Unit 3A Migration

Unit 3A Migration

Lesson 1

This is the classwork files:

Here is the PowerPoint for this week:

and this is the homework:

This is a great animation that explains it all really well - the video works from here but unfortumnately the sound does not! So you need to follow this link to get the whole thing!!

Lesson 2

This is the classwork files:

Here is the PowerPoint for this week:

and this is the homework:
Links for homework:

http://news.bbc.co.uk/1/hi/uk_politics/7737490.stm - brilliant graphs

Go to Homework of the week to see a really good examplet


This is a link to a powerpoint which goes into International/internal migration for the UK in more detail that you are ever likely to need as it is for A Level. But it is worth a look at - it
on the blog

Lesson 3

This is the classwork files:

Here is the PowerPoint for this week:

and this is the homework:

Lesson 4

This is the classwork files:

Here is the PowerPoint for this week:

and this is the homework:

This gives a good example of how Australia is coping with asylum seekers and illegal immigrants


Lesson 5

This is the classwork files:

Here is the PowerPoint for this week:

and this is the homework:

This is a film of NE Brazil - where many of the internal migrants to Sao Paulo come from

As you will find out too much water is not normally a problem!!

NE Brazil is often more like this:Gallery-Brazil-Maria-Apar-007.jpg
Farmers use bullocks to collect water for their crops and to drink. It can take many hours a day and the water is usually polluted and shared with animals. Because water is so scarce, crop yields in north-eastern Brazil are declining, leading to hunger and malnutrition

For more pictures of NE Brazil, click here

Lesson 6

This is the classwork files

Here is the PowerPoint for this week:

And this is about the holidays work:

and this is the homework:

Why low migration levels threaten the UK's economic and social health

Follow this link to the blog to find what it is all about

Uganda: Sudanese Refugees Leave West

Pascal Kwesiga 20 April 2009

Kampala — HUNDREDS of Sudanese refugees who had settled in camps in western Ugandan are returning to their country in a voluntary repatriation exercise.
The desk officer in charge of Kyangwali, Kiryandongo and Kyaka refugee camps, Emmanuel Turyagenda, on Friday said 448 refugees had been sent home.

He disclosed that the exercise which resumed last week was being facilitated by the United Nations High Commissioner for Refugees and the Government.
The repatriation of Sudanese refugees started in 2006 when the Sudanese government requested all countries hosting its nationals to assist them return home.This was after the signing of the comprehensive peace agreement between the Sudan Peoples Liberation Army and the government of President Omar al Bashir.
Turyagenda said a total of 22,222 Sudanese refugees had since returned home in various convoys. He said the latest convoy left last week.
The settlement camps however, are still homes to thousands of refugees from Ethiopia, Burundi, Rwanda, Congo Brazzaville, Central African Republic, Somalia, Kenya and DR Congo.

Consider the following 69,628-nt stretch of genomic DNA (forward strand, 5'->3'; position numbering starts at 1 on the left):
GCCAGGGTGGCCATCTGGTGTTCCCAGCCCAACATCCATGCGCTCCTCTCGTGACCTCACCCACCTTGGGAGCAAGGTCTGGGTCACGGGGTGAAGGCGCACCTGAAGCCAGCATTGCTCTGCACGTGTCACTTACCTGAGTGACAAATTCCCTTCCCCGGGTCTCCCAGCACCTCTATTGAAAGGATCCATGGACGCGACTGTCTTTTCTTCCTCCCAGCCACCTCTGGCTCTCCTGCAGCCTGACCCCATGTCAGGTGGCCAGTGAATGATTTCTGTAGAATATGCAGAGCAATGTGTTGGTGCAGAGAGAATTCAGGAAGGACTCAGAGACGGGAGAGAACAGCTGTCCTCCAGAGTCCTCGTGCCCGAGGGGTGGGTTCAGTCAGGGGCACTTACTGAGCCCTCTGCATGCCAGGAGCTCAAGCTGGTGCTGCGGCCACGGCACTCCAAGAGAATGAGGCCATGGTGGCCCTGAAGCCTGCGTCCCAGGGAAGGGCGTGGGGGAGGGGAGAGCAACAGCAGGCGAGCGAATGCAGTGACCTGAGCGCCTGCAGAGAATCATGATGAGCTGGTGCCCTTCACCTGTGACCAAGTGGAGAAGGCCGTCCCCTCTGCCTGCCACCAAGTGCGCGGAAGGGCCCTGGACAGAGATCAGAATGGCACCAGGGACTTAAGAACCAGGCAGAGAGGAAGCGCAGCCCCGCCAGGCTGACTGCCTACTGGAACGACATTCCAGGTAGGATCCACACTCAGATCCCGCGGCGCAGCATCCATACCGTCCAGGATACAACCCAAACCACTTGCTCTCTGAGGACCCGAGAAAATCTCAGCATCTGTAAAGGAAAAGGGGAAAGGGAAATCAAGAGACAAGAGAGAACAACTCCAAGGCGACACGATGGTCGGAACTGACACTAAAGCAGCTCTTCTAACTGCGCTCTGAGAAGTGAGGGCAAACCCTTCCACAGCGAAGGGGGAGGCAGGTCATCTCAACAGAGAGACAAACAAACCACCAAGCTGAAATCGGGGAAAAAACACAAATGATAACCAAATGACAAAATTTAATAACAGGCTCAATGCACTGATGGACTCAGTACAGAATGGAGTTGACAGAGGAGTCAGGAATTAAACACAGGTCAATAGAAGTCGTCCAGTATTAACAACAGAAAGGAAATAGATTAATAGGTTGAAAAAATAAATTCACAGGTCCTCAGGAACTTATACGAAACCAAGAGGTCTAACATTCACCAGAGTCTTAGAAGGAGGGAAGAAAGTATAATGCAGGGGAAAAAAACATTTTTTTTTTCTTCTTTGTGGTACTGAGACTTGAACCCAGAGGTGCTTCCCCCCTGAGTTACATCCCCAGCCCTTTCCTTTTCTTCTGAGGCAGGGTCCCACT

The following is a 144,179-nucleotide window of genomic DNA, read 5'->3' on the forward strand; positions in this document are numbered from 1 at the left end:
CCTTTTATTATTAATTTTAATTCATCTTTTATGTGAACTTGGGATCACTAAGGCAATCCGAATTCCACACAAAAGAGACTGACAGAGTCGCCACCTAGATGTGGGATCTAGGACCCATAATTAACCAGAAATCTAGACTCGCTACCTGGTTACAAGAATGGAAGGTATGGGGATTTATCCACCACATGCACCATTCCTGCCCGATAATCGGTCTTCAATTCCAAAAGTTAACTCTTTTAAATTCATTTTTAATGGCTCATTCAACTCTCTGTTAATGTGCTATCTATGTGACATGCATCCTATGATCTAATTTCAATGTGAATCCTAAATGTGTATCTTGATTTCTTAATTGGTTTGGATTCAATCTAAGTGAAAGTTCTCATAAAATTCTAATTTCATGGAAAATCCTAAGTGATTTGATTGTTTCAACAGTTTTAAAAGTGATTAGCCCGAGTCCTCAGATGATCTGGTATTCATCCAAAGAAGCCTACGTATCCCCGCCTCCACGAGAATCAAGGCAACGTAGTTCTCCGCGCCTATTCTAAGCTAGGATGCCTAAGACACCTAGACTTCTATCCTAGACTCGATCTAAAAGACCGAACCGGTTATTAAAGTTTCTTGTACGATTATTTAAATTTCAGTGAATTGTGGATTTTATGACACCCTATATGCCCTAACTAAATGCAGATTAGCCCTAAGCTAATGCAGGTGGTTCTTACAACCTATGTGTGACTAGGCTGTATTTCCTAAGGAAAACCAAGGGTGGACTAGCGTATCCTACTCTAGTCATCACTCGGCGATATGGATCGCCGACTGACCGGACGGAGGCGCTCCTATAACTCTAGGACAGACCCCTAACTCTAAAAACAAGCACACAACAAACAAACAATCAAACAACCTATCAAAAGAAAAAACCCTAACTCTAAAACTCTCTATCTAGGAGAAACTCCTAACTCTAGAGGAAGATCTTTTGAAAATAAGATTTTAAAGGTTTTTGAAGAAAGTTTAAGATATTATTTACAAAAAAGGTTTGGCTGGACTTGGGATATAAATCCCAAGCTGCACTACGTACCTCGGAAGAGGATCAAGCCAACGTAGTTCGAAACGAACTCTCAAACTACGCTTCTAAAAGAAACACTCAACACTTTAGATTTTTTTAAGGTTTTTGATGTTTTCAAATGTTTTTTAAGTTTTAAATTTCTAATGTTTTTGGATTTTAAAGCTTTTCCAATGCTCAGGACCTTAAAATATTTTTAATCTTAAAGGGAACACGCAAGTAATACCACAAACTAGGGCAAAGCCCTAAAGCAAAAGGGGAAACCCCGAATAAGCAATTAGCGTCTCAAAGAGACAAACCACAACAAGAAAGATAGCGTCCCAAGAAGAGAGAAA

Key facts: Africa to Europe migration
a long look at illegal migration from the BBC

A person travelling daily to and from a place of work located some distance
from their home.

crude birth rate The number of births in a year per 1000 of the total population.
crude death rate The number of deaths in a year per 1000 of the total population.
counter-urbanisation The movement of people and activities away from large cities to
small towns, villages or the countryside.

demographic transition A model which shows how crude birth and death rates
change over time, and therefore so too the rate of natural increase in a population.

dependency ratio The number of children (aged under 15) and old people (aged 65
and over) related to the number of adults of working age(between 15 and 64).

ethnic group A group of people sharing the same characteristics of race, nationality,
language or religion.

forced migration A movement of people caused by a push factor such as religious
persecution or famine.

life expectancy The average number of years a person might be expected to live.
migration The permanent or semi-permanent movement of people from one location
to another.

natural increase A growth in population produced when the crude birth rate exceeds
the crude death rate.

pull factor Something that attracts a migrant to a new location (e.g. freedom, a better

push factor Something in the home area that forces or persuades a migrant to move
away (e.g. persecution, poverty).

quality of life Difficult to define, but it is often thought of as an umbrella term that takes
into account standard of living, welfare and well-being.

refugee A person who flees their country to avoid war, the threat of death, oppression
or persecution.

rural-urban fringe A zone of transition between the edge of the built-up area and the
surrounding countryside.

rural-urban migration The movement of people from the countryside into towns and
cities; an important part of urbanisation.

voluntary migration This involves people who have chosen (not been forced) to
move. Perhaps they have been persuaded to migrate by pull factors such as better
housing or a higher paid job.